*Direct correspondence to Jarron M. Saint Onge, Department of Sociology, 450 Philip Hoffman Hall, University of Houston, Houston, TX 77204-3012 〈e-mail: email@example.com〉. We will share all coding information with investigators who satisfy the requirements of and purchase the data from Sport Media Enterprises. An early version of this article benefited from presentation at the 2006 Annual Meeting of the Southern Demographic Association and the 2007 Annual Meeting of the Population Association of America. We thank Sport Media Enterprises for supplying the data; the Department of Sociology, University of Colorado, for purchasing the data license; Nancy Mann for editorial assistance; the University of Colorado Population Center (Grant R21 HD51146) and the University of Texas Population Research Center (Grant R24 HD42849) for administrative and computing support; and the reviewers for their insightful and helpful comments.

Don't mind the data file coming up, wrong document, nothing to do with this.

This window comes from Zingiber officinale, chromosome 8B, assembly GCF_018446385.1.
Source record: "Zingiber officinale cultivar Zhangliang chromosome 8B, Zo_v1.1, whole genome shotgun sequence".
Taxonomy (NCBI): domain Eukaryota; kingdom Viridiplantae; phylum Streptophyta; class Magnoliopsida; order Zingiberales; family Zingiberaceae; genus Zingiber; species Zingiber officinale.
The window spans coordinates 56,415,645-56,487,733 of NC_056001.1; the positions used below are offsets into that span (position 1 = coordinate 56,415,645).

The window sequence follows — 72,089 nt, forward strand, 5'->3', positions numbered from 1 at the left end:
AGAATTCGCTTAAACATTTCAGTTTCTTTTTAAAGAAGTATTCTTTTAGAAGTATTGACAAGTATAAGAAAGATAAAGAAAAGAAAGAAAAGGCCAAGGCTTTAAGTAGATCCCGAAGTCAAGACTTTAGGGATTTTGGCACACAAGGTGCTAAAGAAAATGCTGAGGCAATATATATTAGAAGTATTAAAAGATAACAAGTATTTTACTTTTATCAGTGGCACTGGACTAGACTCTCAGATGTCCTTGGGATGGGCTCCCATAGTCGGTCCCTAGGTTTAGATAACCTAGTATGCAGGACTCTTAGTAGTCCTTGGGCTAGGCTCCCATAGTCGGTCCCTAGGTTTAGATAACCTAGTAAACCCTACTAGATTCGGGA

Major League Baseball Players' Life Expectancies†
Article first published online: 17 JUL 2008
© 2008 by the Southwestern Social Science Association
Social Science Quarterly
Volume 89, Issue 3, pages 817–830, September 2008
How to Cite
Onge, J. M. S., Rogers, R. G. and Krueger, P. M. (2008), Major League Baseball Players' Life Expectancies. Social Science Quarterly, 89: 817–830. doi: 10.1111/j.1540-6237.2008.00562.x
- Issue published online: 17 JUL 2008
- Article first published online: 17 JUL 2008
Objective. We examine the importance of anthropometric and performance measures, and age, period, and cohort effects in explaining life expectancies among major league baseball (MLB) players over the past century.
Methods. We use discrete time hazard models to calculate life tables with covariates with data from Total Baseball, a rich source of information on all players who played in the major league.
Results. Compared to 20-year-old U.S. males, MLB players can expect almost five additional years of life. Height, weight, handedness, and player ratings are unassociated with the risk of death in this population of highly active and successful adults. Career length is inversely associated with the risk of death, likely because those who play longer gain additional incomes, physical fitness, and training.
Conclusions. Our results indicate improvements in life expectancies with time for all age groups and indicate possible improvements in longevity in the general U.S. population.